The analyst expect this would result in meaningful reductions in inventories throughout the year, for the first time in four years. Assuming demand remains robust the market should "normalise" by the end of the year, Shaw and Partners estimates.


The lowest volume metal of the base metals traded on the London Metal Exchange, tin, was second only to zinc in terms of its recovery in 2016, rallying 45% to trade at US$21,000/t by the end of the year, Macquarie notes. Refined stocks of the metal in warehouses are at low levels, although producer inventories have lifted and mine supply appears to be improving, notably in Indonesia.

Key reasons behind the recovery in the tin price include low visible levels of stock on exchanges and reduced export volumes from key producer Indonesia, as well as lower production in China and Myanmar. The broker estimates Indonesian mine production was down 13% in 2016 after price-related mine closures at the start of the year.

While Indonesian production looks to be improving, Macquarie suspects Myanmar production growth is slowing. Meanwhile, Chinese metal output was affected from July by environmental shut-downs and data up to October implies there has been no real recovery.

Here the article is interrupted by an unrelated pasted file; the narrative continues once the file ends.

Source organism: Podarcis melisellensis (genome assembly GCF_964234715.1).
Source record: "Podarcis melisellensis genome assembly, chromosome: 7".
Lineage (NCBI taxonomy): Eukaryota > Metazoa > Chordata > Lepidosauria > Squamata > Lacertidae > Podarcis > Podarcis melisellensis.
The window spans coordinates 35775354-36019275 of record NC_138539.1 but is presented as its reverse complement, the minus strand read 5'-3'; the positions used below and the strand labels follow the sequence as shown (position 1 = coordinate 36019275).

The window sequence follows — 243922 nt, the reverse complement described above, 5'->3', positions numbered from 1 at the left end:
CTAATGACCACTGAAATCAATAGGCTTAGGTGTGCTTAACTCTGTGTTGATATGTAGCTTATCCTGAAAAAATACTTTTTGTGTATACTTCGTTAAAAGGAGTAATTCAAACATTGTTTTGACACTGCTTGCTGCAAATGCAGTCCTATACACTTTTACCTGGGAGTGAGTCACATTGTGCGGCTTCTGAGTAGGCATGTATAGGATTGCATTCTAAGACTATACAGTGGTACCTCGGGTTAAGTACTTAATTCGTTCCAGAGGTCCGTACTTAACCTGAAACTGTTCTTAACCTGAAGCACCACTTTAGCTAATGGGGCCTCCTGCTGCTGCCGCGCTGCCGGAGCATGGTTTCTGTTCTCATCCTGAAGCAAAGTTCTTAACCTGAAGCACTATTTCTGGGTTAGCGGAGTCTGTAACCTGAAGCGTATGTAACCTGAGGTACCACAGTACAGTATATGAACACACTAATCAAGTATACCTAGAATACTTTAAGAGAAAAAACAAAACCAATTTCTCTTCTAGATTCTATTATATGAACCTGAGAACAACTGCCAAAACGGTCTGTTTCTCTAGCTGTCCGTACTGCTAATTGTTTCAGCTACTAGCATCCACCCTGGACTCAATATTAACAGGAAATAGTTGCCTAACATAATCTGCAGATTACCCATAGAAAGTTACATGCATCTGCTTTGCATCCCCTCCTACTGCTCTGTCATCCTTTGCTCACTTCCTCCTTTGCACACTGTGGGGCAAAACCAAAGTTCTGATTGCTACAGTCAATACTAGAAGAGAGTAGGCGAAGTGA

The supply developments are not that dynamic and the broker concludes the 2016 rally was mostly driven by one factor that did change dramatically, demand. There was a surge in end-use semiconductor shipments in the second half of 2016 while tinplate production was boosted by stronger-than-anticipated demand from the Chinese steel sector. Together these two features account for around two thirds of global demand.

Moreover, Macquarie's semiconductor analysts are projecting global sales growth of 9% in 2017 on a continued recovery in the sector, particularly with wafer fabrication capacity being added aggressively. The broker upgrades its outlook for demand, which should push tin into a deeper deficit over the next few years. Accordingly, price forecasts are raised on average by 5-21% out to the end of the decade.